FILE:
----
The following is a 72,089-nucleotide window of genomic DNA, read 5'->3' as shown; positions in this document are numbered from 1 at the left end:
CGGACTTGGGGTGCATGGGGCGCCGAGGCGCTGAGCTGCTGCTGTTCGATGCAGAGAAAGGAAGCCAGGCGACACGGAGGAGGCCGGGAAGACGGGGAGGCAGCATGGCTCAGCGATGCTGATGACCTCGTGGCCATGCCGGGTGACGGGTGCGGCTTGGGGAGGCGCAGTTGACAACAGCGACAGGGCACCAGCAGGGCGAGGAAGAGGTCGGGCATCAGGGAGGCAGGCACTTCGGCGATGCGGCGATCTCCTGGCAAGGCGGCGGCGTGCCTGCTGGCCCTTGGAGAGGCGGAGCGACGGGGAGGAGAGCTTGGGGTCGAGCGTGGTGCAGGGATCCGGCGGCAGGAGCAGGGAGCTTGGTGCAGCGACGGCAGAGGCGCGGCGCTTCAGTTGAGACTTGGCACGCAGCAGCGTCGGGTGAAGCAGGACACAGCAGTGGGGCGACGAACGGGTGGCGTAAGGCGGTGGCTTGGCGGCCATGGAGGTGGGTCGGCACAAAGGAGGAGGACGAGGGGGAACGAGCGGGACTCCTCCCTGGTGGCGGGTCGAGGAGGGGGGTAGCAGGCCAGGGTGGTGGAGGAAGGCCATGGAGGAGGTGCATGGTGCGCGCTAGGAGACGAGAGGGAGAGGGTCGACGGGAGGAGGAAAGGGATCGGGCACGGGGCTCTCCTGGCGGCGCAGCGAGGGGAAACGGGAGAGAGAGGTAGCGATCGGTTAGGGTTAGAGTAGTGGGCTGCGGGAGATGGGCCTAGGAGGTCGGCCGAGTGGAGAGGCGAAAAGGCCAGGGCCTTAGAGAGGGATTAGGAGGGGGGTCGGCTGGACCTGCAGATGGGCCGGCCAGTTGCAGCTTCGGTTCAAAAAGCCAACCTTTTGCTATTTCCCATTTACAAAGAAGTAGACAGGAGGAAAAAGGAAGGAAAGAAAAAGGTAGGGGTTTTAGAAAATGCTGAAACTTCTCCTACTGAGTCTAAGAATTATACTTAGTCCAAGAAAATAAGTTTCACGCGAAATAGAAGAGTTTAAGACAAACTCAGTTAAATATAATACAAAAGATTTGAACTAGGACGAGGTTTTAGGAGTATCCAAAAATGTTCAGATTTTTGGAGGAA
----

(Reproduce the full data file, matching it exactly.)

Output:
The following is a 72,089-nucleotide window of genomic DNA, read 5'->3' as shown; positions in this document are numbered from 1 at the left end:
CGGACTTGGGGTGCATGGGGCGCCGAGGCGCTGAGCTGCTGCTGTTCGATGCAGAGAAAGGAAGCCAGGCGACACGGAGGAGGCCGGGAAGACGGGGAGGCAGCATGGCTCAGCGATGCTGATGACCTCGTGGCCATGCCGGGTGACGGGTGCGGCTTGGGGAGGCGCAGTTGACAACAGCGACAGGGCACCAGCAGGGCGAGGAAGAGGTCGGGCATCAGGGAGGCAGGCACTTCGGCGATGCGGCGATCTCCTGGCAAGGCGGCGGCGTGCCTGCTGGCCCTTGGAGAGGCGGAGCGACGGGGAGGAGAGCTTGGGGTCGAGCGTGGTGCAGGGATCCGGCGGCAGGAGCAGGGAGCTTGGTGCAGCGACGGCAGAGGCGCGGCGCTTCAGTTGAGACTTGGCACGCAGCAGCGTCGGGTGAAGCAGGACACAGCAGTGGGGCGACGAACGGGTGGCGTAAGGCGGTGGCTTGGCGGCCATGGAGGTGGGTCGGCACAAAGGAGGAGGACGAGGGGGAACGAGCGGGACTCCTCCCTGGTGGCGGGTCGAGGAGGGGGGTAGCAGGCCAGGGTGGTGGAGGAAGGCCATGGAGGAGGTGCATGGTGCGCGCTAGGAGACGAGAGGGAGAGGGTCGACGGGAGGAGGAAAGGGATCGGGCACGGGGCTCTCCTGGCGGCGCAGCGAGGGGAAACGGGAGAGAGAGGTAGCGATCGGTTAGGGTTAGAGTAGTGGGCTGCGGGAGATGGGCCTAGGAGGTCGGCCGAGTGGAGAGGCGAAAAGGCCAGGGCCTTAGAGAGGGATTAGGAGGGGGGTCGGCTGGACCTGCAGATGGGCCGGCCAGTTGCAGCTTCGGTTCAAAAAGCCAACCTTTTGCTATTTCCCATTTACAAAGAAGTAGACAGGAGGAAAAAGGAAGGAAAGAAAAAGGTAGGGGTTTTAGAAAATGCTGAAACTTCTCCTACTGAGTCTAAGAATTATACTTAGTCCAAGAAAATAAGTTTCACGCGAAATAGAAGAGTTTAAGACAAACTCAGTTAAATATAATACAAAAGATTTGAACTAGGACGAGGTTTTAGGAGTATCCAAAAATGTTCAGATTTTTGGAGGAA